Everything You Need to Know about the Credit Card Act of 2009


In 2018, consumers paid almost 104 billion dollars in credit card interest rates and fees. While this amount may skyrocket due to the rise in interest rates and other factors, believe it or not, the government limits the number of fees your lender can charge.

Congress passed the Credit Card Act of 2009 to protect consumers from unfair practices by lenders. Don’t think it made much difference?

We’ll tell you everything you should know about this law and how it limits lender practices. Read on to learn how the government protects you from your lenders.

What Is the Credit Card Act of 2009?

Today, consumers with less than perfect credit have options like this credit card to rebuild their credit. Before Congress passed this law, most lenders used to take advantage of these consumers due to their financial situation.

The Credit Card Accountability Responsibility and Disclosure Act of 2009 is a federal law passed to protect credit card holders from lenders. Before this law, your lender could charge unfair fees and interest rates at their will. Also, lenders could target young consumers by not asking for minimum income requirements and offering gifts to sign up.

The Consumer Financial Protection Bureau (CFPB) is in charge of the enforcement and development of the Card Act of 2009. This agency found that this law helped decrease the cost of credit by 2 percent. While it may not seem like much, limiting lenders helps all consumers achieve their financial freedom sooner.

How Does This Law Protect You?

While EMV technology doesn’t protect consumers from all fraud and cybercriminals, it isn’t the only protection you need as a credit card holder. Lenders used to take advantage of debtors and charge insane fees.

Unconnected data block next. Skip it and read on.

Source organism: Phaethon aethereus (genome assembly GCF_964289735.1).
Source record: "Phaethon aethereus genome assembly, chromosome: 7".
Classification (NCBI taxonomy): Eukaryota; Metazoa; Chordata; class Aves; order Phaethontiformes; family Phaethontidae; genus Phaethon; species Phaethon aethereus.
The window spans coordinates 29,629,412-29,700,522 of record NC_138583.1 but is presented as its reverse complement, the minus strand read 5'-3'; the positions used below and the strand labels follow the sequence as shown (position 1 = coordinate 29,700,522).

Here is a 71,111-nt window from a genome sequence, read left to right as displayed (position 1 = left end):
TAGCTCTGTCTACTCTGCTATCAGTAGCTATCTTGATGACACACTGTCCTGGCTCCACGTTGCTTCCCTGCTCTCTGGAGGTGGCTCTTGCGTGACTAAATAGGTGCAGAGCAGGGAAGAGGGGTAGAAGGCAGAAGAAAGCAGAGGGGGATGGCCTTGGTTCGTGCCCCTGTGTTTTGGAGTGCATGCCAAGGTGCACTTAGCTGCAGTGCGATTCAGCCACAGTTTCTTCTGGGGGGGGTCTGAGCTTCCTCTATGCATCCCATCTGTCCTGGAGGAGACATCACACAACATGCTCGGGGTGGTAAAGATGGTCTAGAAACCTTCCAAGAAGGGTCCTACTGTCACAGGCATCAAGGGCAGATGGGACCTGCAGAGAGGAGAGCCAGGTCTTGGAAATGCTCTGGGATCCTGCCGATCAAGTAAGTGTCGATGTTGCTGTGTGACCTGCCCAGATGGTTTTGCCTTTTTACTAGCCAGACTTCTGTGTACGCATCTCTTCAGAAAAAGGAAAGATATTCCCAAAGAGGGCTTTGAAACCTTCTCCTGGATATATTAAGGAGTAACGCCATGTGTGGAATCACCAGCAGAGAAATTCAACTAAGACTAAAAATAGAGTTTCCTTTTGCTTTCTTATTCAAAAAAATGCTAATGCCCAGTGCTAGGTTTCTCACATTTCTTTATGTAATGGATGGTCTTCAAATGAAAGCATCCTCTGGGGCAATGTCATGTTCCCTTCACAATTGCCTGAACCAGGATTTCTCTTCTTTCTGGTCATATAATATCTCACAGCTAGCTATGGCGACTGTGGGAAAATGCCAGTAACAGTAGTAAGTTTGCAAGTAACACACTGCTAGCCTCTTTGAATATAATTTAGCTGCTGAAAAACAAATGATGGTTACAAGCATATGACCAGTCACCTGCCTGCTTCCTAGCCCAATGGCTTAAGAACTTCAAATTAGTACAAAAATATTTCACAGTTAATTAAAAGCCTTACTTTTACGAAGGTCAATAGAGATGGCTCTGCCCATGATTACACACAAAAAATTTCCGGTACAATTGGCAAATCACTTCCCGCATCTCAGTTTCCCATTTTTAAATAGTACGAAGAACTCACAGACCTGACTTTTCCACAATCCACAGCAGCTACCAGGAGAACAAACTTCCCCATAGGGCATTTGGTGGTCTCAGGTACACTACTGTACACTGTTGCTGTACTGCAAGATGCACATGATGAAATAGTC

The Card Act of 2009 put limits on your credit card fees. Don’t know how this law protects you? Here are the most important ways this law regulates lenders.

Prohibits Interest Rate Changes

Before the Card Act, a lender could increase interest rates whenever they wanted without notifying consumers. Also, lenders could charge your new interest rates on your existing balance.

Today, you must receive a notification of your interest rate increase at least 45 days in advance. Lenders may only charge your new interest rate on your existing balance if you are 60 days late on your payment.

Yet, they must give you a chance to earn your prior interest rate. You may be eligible for this opportunity if you make on-time payments for the next six months.

Limits Late and Upfront Fees

After this law, lenders can’t charge a late payment fee higher than your minimum payment. They must list this fee and any interest rate penalties on your statement. If your lender will increase your interest rate due to late payment, they must disclose the new rate as well.

The Bottom Line About the Credit Card Act of 2009

Even though lenders still charge you fees that put a dent on your financial freedom journey, the Credit Card Act of 2009 protects all consumers from many lender abusive practices.

If you’re unsure about your current credit card charges, you should take a look at your monthly statement and agreement. Also, you should consider contacting your lender to make sure you aren’t paying any unfair fees.

Achieving your financial goals may seem next to impossible due to your credit card debt. While the Card Act of 2009 lowered your charges, you must get rid of your recurring balances. Want to learn how to pay off your debt sooner?

Read our article to begin your journey toward financial freedom today.

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